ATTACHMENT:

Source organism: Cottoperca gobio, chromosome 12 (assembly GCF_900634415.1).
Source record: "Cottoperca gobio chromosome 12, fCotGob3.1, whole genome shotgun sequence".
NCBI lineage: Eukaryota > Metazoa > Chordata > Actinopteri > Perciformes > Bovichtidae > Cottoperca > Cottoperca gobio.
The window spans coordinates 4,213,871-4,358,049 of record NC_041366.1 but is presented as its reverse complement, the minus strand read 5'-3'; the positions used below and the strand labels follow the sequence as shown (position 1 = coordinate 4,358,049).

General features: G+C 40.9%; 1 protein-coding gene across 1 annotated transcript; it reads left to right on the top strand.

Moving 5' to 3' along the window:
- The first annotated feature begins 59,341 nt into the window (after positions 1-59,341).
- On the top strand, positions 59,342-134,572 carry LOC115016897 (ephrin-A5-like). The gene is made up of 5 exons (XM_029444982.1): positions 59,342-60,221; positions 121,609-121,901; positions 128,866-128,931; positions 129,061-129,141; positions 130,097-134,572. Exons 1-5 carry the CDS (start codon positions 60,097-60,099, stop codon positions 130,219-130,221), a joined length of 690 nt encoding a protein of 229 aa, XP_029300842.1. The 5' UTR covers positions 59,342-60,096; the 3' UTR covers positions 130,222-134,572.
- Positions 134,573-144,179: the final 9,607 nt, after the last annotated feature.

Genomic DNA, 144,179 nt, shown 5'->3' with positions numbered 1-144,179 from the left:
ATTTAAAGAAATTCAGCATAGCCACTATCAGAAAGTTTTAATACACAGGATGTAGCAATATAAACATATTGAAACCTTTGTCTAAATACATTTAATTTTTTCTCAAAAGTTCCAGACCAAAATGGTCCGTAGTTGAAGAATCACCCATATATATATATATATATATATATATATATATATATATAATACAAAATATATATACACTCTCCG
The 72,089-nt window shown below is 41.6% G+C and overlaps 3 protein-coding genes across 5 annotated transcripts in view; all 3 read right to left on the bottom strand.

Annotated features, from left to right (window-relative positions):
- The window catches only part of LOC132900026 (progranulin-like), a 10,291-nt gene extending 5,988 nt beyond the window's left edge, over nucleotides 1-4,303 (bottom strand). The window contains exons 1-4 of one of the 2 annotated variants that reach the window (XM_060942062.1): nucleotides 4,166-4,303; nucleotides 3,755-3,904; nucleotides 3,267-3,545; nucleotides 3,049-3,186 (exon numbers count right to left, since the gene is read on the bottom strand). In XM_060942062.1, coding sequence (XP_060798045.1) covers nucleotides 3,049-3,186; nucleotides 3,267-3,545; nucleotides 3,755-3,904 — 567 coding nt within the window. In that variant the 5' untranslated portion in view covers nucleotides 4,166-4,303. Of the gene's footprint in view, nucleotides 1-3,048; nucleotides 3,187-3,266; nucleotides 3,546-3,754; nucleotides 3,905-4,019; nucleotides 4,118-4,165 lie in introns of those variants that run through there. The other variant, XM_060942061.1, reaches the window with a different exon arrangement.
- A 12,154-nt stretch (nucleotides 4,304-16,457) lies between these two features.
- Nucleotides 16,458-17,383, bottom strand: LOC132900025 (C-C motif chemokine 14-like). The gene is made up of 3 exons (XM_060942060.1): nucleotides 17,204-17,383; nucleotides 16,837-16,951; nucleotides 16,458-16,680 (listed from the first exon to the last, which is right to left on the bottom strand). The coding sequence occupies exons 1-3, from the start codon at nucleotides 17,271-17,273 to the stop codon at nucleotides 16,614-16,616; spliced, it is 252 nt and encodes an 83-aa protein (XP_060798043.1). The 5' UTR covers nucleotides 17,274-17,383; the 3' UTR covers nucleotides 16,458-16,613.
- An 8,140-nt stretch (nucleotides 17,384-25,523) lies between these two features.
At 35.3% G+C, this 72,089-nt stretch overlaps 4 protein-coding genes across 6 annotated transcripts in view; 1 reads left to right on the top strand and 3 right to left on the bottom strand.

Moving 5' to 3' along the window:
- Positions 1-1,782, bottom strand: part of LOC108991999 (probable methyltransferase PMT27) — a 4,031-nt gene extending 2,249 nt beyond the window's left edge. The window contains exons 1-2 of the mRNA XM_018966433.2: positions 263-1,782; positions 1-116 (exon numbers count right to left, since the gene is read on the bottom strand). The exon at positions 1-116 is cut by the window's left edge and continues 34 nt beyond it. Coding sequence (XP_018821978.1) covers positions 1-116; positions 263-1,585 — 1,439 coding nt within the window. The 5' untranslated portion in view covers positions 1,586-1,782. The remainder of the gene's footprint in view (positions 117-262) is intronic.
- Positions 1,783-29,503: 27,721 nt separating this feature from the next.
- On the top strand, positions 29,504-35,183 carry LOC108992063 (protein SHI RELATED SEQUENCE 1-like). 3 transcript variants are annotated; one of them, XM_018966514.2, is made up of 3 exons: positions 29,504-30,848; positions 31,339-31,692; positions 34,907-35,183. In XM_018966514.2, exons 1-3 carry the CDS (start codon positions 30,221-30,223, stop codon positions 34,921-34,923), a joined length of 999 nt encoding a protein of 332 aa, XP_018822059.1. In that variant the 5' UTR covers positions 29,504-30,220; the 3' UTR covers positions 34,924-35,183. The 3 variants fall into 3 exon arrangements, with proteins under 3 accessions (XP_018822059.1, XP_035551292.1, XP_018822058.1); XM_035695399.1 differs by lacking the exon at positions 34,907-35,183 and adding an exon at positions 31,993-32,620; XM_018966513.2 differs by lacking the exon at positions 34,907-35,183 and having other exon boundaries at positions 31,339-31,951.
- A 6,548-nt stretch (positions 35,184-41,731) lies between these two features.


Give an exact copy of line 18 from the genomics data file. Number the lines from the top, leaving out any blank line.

At 35.3% G+C, this 72,089-nt stretch overlaps 4 protein-coding genes across 6 annotated transcripts in view; 1 reads left to right on the top strand and 3 right to left on the bottom strand.